Solutions: Temperature Control


  • 5★Advocate for temperature related large-scale solutions.
  • 5★Adapt to temperature fluctuations. Instead of setting a single temperature year-round, change your settings based on the season. For example, a good start would be keeping temperatures between 17-27°C. You’ll simply have to adapt what you wear.
  • 5★Optimize your household’s insulation. Ideally done by experts. Alternatively, try to improve the insulation yourself. Remember to use sustainable insulator materials – unlike some types of polyurethane insulator foams.
  • 4★Switch to low-emission HVAC equipment. The first step here is looking at your electricity grid’s emission factor and comparing that to natural gas, while keeping in mind that the electricity mix can change [often get greener] over time. This will help you determine whether your HVAC equipment should consume electricity or not. The second step is purchasing energy-efficient equipment. Remember that purchasing new HVAC equipment too often can worsen your impacts.
  • 2★Play around with sunlight and outside air. Painting a house’s exterior in a light color can lead to cooler temperatures inside, while darker colors do the opposite. Planting trees that block sunlight works too. Also, open or close windows/blinds when it makes sense to do so.
  • 2★Avoid purchasing temperature-intensive appliances. At least try heating/cooling them less. This includes anything that requires heating or cooling of large volumes, like saunas or heated pools.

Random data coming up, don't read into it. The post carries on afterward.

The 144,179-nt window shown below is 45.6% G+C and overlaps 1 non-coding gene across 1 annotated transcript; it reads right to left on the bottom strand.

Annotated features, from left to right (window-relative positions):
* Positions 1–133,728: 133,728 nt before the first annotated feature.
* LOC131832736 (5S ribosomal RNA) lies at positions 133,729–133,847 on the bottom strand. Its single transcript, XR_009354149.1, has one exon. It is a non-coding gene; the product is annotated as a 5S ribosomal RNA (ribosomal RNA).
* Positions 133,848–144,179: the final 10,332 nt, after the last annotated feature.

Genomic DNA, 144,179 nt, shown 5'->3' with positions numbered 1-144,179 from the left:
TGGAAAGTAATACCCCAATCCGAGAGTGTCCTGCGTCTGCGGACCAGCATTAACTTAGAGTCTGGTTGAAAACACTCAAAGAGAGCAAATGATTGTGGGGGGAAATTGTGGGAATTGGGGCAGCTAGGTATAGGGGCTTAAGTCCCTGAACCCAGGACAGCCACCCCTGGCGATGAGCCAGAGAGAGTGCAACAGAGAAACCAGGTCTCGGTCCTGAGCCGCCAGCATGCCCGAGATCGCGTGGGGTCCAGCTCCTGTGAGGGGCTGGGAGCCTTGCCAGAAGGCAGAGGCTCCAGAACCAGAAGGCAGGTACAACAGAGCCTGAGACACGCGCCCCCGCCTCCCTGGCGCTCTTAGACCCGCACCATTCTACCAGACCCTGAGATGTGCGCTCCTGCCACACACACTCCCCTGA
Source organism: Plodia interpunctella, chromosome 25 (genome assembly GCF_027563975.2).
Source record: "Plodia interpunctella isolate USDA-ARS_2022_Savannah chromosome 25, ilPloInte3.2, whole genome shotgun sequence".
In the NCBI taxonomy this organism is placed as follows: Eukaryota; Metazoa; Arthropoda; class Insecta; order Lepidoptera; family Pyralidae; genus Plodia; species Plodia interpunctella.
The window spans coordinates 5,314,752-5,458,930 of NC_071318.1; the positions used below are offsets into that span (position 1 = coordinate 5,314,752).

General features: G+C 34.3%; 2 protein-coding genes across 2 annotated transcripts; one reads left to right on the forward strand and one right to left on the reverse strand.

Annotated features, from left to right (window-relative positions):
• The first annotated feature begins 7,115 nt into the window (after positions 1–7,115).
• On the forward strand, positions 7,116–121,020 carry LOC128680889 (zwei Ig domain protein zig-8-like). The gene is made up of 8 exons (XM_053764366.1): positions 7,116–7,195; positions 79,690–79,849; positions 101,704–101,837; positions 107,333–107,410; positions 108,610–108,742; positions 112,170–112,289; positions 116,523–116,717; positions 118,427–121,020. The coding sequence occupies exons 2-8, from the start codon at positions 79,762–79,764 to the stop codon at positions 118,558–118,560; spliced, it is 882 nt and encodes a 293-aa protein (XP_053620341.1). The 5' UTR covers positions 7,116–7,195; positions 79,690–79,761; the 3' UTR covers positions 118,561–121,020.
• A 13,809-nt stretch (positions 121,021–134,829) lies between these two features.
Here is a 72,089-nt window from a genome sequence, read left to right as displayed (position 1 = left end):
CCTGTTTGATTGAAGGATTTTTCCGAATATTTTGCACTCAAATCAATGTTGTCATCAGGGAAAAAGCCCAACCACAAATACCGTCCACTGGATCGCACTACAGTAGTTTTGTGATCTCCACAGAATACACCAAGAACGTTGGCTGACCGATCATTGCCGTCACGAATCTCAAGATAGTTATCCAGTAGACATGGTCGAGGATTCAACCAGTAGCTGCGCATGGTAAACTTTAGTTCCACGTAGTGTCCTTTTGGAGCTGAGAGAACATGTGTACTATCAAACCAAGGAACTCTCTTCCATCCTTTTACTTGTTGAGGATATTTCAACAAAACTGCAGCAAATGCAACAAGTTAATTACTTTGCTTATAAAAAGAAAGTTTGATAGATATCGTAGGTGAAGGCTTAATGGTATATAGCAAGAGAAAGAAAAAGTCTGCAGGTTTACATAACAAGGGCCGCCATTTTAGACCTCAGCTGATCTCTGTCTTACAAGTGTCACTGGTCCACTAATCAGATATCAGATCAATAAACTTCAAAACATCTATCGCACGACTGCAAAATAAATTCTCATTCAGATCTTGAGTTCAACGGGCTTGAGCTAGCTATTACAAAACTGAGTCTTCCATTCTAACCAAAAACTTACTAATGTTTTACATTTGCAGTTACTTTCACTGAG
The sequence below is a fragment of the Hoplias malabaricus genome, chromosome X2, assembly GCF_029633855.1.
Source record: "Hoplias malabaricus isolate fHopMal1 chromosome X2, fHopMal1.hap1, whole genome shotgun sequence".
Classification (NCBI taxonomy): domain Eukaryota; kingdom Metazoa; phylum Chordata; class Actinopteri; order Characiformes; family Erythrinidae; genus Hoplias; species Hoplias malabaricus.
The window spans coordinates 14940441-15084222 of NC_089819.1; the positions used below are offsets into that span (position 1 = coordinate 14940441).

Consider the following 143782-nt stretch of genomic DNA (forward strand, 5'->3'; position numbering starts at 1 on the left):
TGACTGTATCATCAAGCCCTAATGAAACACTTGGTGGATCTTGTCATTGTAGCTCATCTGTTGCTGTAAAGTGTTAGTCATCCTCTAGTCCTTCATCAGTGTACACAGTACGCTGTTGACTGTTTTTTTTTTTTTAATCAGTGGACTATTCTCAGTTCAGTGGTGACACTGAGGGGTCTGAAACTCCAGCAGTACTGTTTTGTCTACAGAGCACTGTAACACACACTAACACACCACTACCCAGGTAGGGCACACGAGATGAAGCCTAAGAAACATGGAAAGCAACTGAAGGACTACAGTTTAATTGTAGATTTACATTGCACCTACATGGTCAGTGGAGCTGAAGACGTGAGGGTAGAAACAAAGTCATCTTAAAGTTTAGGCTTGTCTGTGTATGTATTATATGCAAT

• 1★Don’t use a “just for show” fireplace. If you’re using it for temperature control, upgrade your fireplace.
  • Governments: Implement a carbon tax on natural gas and electricity. Increasing the tax over time will encourage individuals and organizations to switch to cleaner sources of energy and reduce their overall demand. Of course, there needs to be compensations for lower income individuals so that they aren’t penalized harshly – since they typically have limited alternatives. Large energy consumers can rely on advanced low-emission technology like building automation systems, since it makes sense to reduce emissions as much as possible at that scale.
  • Governments: Strengthen the insulation requirements for all new buildings and households. To avoid a fine and/or take advantage of subsidies, new construction projects will have to comply with stronger insulation requirements.
  • Governments: Subsidize insulation improvements for old buildings and households over the next few years. After these “next few years”, fine building owners that still haven’t made the switch with a tax that increases annually.
  • Governments: Improve policies to facilitate district heating and cooling. It’s particularly important to increase the share of district heating in areas of high demand, while substituting fossil fuels for renewables. Improving waste heat recovery is also a priority.
  • Governments: Improve policies to facilitate energy service contracts. An energy service contract helps organizations with tight budgets lower their energy consumption. In these contracts, a company is allowed to plan, design, and finance an energy reduction project on behalf of the organization. In exchange, the company receives the costs savings resulting from the lower energy consumption for the next few years. Better policies can allow more public and private organizations to take part in energy service contracts.